Moving Beyond the Conventional Wisdom of Whole-District Reform
Faced with dismal international comparisons and federal 'Race to the Top' Fund pressures, school districts must take on two difficult tasks at once: raising the outcomes of top-performing students, while accelerating the learning of students who are behind. And they must find ways to do this in every school, not just in a few exemplars.
Experts offer deceptively simple advice: Hire great principals and teachers, make data-driven decisions, hold everyone accountable, build a strong school culture, and engage stakeholders. Districts seem to be listening: Strategy documents posted on many of their Web sites routinely contain some version of these five prescriptions. Yet few are delivering excellence and equity for all of their students.
The Montgomery County, Md., public school system is not one of them. It enrolls 140,000 students, about half of whom are African-American or Hispanic, and has a performance story different from those of many other districts of similar size. As its top quartile of performers did better from 2003 to 2008, the lower quartiles improved even faster. Montgomery County cut in half the literacy and math gaps between early-grade African-American and Hispanic students and their white counterparts, and doubled the number of African-American students passing Advanced Placement exams. Hispanic kindergartners’ reading levels were 25 points lower than white students’; today the gap is in the single digits.
How did the district’s leaders do it? They have hired great people, made data-driven decisions, and all the rest, and they spend about the same amount per student as other East Coast cities such as Washington and New York (and less than Newark, N.J., and Boston). So what is distinctive about their approach? Six strategies from their work go deeper than conventional advice and help make sense of the Montgomery County story:
Implement common, rigorous standards with differentiated resources and instruction. Montgomery County developed the Seven Keys to College Readiness framework and overhauled the curriculum to support its aggressive benchmarks. Concurrently, district leaders implemented a strategy of differentiated resources and instruction. A majority of low-income and minority students had been clustered in about half the district’s schools, which significantly underperformed the other half. So the district increased resources to these schools, while holding steady in the rest.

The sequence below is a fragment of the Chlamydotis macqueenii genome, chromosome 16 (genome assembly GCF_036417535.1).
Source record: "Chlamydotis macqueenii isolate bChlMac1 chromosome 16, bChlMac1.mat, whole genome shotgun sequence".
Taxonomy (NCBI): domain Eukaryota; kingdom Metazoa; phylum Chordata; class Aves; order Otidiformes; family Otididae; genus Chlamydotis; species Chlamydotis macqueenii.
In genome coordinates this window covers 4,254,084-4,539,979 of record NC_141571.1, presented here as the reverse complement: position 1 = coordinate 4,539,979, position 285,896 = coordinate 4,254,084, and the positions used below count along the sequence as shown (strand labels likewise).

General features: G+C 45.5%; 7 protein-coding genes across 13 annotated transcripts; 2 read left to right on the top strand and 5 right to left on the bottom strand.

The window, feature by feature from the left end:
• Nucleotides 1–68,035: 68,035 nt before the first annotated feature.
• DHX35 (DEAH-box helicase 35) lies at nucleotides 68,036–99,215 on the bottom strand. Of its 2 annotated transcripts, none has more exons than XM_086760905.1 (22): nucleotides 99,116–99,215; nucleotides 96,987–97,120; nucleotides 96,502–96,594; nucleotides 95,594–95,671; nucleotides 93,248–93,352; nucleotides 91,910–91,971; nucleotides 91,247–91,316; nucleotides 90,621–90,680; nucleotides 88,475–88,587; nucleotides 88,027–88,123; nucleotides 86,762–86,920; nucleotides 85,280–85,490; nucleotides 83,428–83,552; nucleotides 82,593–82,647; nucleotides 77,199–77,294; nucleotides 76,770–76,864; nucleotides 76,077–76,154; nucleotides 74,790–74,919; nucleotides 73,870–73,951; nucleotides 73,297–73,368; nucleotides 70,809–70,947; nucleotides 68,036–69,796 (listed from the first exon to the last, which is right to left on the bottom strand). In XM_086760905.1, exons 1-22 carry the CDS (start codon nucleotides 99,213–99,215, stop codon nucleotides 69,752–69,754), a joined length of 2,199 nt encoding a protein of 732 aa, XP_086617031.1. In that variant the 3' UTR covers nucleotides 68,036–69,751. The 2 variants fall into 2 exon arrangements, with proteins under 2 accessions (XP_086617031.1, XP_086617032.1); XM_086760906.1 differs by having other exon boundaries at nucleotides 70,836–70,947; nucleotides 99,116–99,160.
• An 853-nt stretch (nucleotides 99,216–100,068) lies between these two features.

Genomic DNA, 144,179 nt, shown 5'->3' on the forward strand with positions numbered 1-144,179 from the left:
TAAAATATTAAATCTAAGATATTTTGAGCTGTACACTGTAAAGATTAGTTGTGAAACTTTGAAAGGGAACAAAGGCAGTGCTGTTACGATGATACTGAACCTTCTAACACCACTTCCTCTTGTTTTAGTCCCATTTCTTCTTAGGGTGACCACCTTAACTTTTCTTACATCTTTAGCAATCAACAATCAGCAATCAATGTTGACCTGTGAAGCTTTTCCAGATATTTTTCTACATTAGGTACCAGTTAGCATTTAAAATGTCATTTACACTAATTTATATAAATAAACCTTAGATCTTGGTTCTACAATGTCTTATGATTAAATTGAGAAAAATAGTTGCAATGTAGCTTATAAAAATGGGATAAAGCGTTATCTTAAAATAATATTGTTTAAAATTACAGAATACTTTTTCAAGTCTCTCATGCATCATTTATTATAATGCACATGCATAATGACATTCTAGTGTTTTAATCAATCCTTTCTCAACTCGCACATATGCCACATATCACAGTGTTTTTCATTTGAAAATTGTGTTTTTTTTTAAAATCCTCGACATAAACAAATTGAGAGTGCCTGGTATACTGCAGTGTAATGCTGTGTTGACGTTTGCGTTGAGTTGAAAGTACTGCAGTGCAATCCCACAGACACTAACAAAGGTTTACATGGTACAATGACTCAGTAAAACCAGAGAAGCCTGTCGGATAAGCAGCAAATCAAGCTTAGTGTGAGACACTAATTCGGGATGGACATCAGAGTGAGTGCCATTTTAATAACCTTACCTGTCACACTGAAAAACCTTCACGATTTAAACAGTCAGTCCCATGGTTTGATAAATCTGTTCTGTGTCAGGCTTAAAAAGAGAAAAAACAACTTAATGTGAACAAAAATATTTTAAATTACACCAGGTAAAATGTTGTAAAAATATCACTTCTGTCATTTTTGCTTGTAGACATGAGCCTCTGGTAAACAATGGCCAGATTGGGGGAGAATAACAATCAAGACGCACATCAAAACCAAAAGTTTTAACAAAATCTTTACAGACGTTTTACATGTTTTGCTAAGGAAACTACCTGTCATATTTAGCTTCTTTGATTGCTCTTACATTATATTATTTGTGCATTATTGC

This move financed the second part of the differentiation strategy—giving teachers the knowledge and tools to better diagnose individual student needs, develop and put into practice potential solutions, and reflect on their effectiveness. The district recognized that teachers are the most important factor in helping all students meet or exceed rigorous academic standards.
Apply “value chain” thinking to the K-12 continuum. A value chain is simply a series of activities, each of which adds some value to an eventual outcome. Because the activities along the chain are interdependent, mapping backward from the desired outcome to the beginning of the chain can increase quality throughout.
With college readiness as its ultimate goal, the Montgomery County school system collected data about the outcomes previous college-bound students demonstrated at important stages. Using this information, it could better create curricula and benchmarks that built on each other, starting in kindergarten. Taking algebra by 8th grade, for example, was clearly a predictor of Advanced Placement math success, but most students were dealt out by 5th grade because too few were assigned to the necessary advanced course. Now there is a “mathematics pathway” that charts the links between math courses from elementary to high school. The district is expanding access to advanced content in 5th grade, and exposing parents to the pathway beginning in kindergarten so they can be better advocates.